Last week, the director of the Indian Council of Medical Research (ICMR), Balram Bhargava, ordered 12 hospitals to begin clinical trials of India's coronavirus candidate vaccine, Covaxin, with the goal of having it ready for public use by August 15.
Bhargava's order came as a surprise, and India's scientific community has stressed that the extraordinarily short time line is unfeasible. Vaccine development generally takes place over several years.
Even the expedited timeframe being touted around the world for having a coronavirus vaccine by early 2021 would already be the fastest a vaccine has ever been developed.
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The Indian candidate vaccine, Covaxin, is being developed by Bharat Biotech, a Hyderabad-based pharmaceutical company, in partnership with the National Institute of Virology, an ICMR laboratory.
The first phase of clinical trials, set to begin this week, will involve around 300 people, and the subsequent phase will add another 700, according to the earmarked hospitals.
"Bharat Biotech is working expeditiously to meet the target. However, the final outcome will depend on the cooperation of all clinical trial sites involved," said Bhargava in a letter. "Non-compliance will be viewed very seriously," he added.
Bharat Biotech produces billions of vaccine doses fighting infections including rotavirus and hepatitis. In 2015, the manufacturer produced the first India-made rotavirus vaccine priced at $1 (€0.89) a dose and now part of the World Health Organization's immunization program.
'Working day and night'
"We are all working day and night to meet the deadline, but it will be a tight race," said Prabhakar Reddy, a professor at Nizam's Institute of Medical Sciences, one of the institutions selected for trials.
Vaccine development takes place in phased clinical trials, each with more test subjects to determine if a vaccine candidate produces the desired antibody response with a correspondingly low level of side effects.
The release target set by the ICMR for Covaxin has been criticized by experts and scientists as being done on an audaciously hurried timeline.
However, experts maintain that even a year is an extremely ambitious time frame to complete three phases of clinical trials, efficacy studies, side-effect profiles and antibody analyses.
Side effects of rushing
India's foremost scientific institution, the Indian Academy of Sciences, in a statement said the ICMR's timeline has raised unrealistic hopes and expectations among Indians.
"The academy strongly believes that any hasty solution that would compromise rigorous scientific processes and standards will likely have long-term adverse impacts of unforeseen magnitude on the citizens of India," the academy's president, Partha Majumder, said in a statement.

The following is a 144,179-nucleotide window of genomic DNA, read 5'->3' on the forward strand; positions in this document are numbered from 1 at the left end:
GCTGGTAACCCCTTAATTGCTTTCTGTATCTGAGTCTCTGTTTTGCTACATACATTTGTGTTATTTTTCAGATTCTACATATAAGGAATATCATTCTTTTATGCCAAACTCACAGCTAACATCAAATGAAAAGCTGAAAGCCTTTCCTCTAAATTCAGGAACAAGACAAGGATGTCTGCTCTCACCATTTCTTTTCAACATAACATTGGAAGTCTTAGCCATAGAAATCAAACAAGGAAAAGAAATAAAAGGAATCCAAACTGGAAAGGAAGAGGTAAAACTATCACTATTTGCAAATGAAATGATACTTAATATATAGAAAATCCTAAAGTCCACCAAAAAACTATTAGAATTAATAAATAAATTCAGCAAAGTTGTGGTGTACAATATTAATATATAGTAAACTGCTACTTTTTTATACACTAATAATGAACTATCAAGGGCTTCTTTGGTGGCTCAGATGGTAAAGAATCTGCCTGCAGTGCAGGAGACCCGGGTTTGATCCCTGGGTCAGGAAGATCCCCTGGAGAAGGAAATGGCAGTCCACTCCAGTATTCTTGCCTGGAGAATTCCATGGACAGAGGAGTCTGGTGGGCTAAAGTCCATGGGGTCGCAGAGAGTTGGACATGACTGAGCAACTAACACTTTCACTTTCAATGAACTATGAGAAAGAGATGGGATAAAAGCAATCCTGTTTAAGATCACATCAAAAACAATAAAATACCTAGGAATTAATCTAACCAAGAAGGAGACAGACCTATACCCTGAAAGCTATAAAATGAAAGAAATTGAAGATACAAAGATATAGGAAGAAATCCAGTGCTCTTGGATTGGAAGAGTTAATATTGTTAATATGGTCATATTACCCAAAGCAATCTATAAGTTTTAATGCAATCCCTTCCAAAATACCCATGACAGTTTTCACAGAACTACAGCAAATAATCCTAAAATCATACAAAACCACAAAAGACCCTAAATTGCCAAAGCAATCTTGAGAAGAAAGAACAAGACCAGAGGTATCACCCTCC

Anant Bhan, a researcher in bioethics and global health, told DW that recruiting trial participants can take months, even in the expedited process brought on by COVID-19.
"Even with accelerated timelines, this seems rushed, and hence with potential risks, inadequate attention to the process," he said.
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The Ebola vaccine, for instance, also saw an expedited global response. Work commenced in 2014, but it was five years before an effective vaccine was licensed.
Politics ahead of public health?
Some experts interpreted the ICMR diktat as being a political ploy for Prime Minister Narendra Modi to win points by being able to announce an Indian vaccine to the nation during his Independence Day speech on August 15.
"Why is the ICMR rushing for an unrealistic timeline of August 15 for an Indian coronavirus vaccine when global experts are giving a 12 to 18-month time frame," the opposition Congress party leader Pritbhviraj Chavan tweeted.
Following public outcry, the ICMR sought to backtrack and clarify its comments, saying that the August date was "not a deadline" and was merely an attempt to cut "red tape" and not an attempt to compromise on safety trials.
"The ICMR's process is exactly in accordance with globally accepted norms to fast-track vaccine development," an ICMR statement said.
After crossing the 700,000-mark last week, India now has the third-highest COVID-19 caseload in the world, after the US and Brazil.
While recovery rates are encouraging, the spread of the disease is also picking up speed. So far, India's big cities have been COVID-19 hot spots, but now outbreaks are also being reported in the countryside.
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A race toward a vaccine
A global race is underway to develop and mass-produce an effective vaccine against SARS-CoV-2.
There are more than 100 vaccine candidates in pre-clinical development by pharmaceutical companies, academic institutions, government agencies, and others.
According to the WHO, as of July 7, there are 17 vaccine candidates undergoing clinical trials in several countries. Although governments are pre-ordering billions of doses of promising candidates, no vaccine is expected to be approved for use over the next several months.
"The public's trust and scientific enterprise should not be compromised by outlandish claims," said Indian scientist Navaneetha Rao.